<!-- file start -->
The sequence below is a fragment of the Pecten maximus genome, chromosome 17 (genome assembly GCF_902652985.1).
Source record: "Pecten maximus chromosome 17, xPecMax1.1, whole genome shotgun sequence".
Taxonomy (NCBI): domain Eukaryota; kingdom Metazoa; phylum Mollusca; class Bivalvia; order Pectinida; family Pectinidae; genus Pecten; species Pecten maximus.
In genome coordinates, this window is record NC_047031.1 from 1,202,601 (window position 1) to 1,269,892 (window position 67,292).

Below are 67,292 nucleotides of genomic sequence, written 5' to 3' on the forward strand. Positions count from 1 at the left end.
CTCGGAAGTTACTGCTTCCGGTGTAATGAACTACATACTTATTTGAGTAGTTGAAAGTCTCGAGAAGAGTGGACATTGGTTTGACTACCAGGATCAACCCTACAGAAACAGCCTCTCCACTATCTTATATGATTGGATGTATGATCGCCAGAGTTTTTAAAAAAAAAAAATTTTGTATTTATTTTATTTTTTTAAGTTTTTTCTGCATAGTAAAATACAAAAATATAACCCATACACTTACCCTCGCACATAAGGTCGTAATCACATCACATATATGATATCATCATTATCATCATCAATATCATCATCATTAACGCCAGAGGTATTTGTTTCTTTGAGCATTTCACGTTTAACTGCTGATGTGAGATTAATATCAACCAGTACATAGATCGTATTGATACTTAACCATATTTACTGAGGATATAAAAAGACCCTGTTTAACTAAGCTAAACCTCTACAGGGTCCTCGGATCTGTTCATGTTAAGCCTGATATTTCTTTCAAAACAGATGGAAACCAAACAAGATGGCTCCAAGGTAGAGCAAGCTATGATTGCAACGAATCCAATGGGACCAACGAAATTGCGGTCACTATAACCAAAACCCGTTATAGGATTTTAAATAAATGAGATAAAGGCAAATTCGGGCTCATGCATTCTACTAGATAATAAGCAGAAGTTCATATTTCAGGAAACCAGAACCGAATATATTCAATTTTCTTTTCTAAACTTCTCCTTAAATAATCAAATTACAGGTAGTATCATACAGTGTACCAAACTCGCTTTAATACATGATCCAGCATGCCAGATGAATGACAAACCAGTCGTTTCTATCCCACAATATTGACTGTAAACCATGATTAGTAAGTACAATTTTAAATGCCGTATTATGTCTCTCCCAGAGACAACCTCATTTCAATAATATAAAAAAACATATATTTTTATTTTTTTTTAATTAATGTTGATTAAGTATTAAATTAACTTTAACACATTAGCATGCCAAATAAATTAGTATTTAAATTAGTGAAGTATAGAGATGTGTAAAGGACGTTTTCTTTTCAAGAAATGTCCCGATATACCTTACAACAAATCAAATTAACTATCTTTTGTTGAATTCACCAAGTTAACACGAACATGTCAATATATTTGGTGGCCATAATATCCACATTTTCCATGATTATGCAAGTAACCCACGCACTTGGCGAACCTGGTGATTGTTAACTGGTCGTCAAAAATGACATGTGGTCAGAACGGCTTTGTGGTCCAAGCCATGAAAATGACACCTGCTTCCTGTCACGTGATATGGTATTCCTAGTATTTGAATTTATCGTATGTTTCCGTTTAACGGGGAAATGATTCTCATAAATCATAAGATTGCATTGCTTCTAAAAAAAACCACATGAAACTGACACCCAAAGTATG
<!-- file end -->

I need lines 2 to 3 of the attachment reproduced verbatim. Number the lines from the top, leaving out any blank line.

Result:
Source record: "Pecten maximus chromosome 17, xPecMax1.1, whole genome shotgun sequence".
Taxonomy (NCBI): domain Eukaryota; kingdom Metazoa; phylum Mollusca; class Bivalvia; order Pectinida; family Pectinidae; genus Pecten; species Pecten maximus.